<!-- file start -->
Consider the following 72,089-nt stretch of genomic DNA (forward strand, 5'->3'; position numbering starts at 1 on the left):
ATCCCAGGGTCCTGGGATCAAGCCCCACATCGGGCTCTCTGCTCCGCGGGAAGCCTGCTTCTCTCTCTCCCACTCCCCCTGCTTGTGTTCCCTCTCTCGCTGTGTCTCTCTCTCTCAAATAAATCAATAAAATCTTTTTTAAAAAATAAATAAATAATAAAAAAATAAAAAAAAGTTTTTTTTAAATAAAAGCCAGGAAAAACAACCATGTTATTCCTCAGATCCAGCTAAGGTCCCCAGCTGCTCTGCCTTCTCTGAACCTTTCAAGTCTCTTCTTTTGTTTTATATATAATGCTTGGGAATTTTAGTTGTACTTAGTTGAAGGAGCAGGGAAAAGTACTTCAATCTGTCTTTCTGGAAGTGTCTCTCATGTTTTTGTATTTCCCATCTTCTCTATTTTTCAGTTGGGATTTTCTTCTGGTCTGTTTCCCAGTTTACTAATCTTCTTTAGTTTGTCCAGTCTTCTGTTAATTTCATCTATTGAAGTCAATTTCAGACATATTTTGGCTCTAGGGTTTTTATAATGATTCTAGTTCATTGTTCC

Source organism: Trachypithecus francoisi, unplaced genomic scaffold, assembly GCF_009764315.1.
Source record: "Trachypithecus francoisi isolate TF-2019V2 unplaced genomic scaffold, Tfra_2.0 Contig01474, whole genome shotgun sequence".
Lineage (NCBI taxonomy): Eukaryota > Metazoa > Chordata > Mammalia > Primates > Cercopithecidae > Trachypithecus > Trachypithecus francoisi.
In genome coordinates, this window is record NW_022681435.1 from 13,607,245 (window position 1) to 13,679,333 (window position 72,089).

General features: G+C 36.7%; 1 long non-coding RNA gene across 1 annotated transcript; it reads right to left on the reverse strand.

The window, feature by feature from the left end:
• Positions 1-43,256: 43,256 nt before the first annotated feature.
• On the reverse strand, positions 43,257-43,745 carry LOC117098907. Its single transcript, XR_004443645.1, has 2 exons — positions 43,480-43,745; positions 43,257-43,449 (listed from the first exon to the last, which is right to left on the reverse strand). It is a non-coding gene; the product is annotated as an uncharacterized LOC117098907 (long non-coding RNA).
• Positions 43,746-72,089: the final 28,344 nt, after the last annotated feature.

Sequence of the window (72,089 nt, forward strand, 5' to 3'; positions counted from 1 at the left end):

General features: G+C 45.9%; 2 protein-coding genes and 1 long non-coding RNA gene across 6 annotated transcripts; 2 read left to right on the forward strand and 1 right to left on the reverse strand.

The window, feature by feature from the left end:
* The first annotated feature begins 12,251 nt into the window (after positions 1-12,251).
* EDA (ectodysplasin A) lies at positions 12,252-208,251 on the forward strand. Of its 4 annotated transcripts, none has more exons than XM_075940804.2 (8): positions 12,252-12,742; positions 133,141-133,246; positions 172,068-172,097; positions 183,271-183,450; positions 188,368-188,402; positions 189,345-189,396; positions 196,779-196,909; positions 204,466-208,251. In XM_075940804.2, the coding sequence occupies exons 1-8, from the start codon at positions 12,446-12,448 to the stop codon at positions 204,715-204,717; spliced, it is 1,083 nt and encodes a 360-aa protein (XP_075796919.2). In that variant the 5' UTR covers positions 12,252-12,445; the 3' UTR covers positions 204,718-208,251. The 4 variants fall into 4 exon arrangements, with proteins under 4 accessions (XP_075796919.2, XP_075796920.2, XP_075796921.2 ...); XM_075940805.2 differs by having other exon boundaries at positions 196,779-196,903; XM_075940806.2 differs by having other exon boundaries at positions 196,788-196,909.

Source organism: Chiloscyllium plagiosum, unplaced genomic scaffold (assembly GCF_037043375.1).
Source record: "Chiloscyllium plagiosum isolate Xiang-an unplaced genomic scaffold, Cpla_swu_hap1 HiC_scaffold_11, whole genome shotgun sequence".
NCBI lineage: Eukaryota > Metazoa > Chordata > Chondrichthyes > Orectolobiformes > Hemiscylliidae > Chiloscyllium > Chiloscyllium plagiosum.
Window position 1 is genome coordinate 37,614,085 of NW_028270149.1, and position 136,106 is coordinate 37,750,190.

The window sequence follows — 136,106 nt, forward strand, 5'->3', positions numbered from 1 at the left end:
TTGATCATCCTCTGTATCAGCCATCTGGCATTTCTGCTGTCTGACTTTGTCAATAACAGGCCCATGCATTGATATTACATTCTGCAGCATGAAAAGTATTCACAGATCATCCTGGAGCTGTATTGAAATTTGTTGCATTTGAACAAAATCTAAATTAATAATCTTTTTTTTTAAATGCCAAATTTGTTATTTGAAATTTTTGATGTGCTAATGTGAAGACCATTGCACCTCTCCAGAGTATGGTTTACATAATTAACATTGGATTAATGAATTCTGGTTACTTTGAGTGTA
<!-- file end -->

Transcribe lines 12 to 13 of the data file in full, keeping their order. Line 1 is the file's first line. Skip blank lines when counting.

Sequence of the window (72,089 nt, forward strand, 5' to 3'; positions counted from 1 at the left end):

General features: G+C 45.9%; 2 protein-coding genes and 1 long non-coding RNA gene across 6 annotated transcripts; 2 read left to right on the forward strand and 1 right to left on the reverse strand.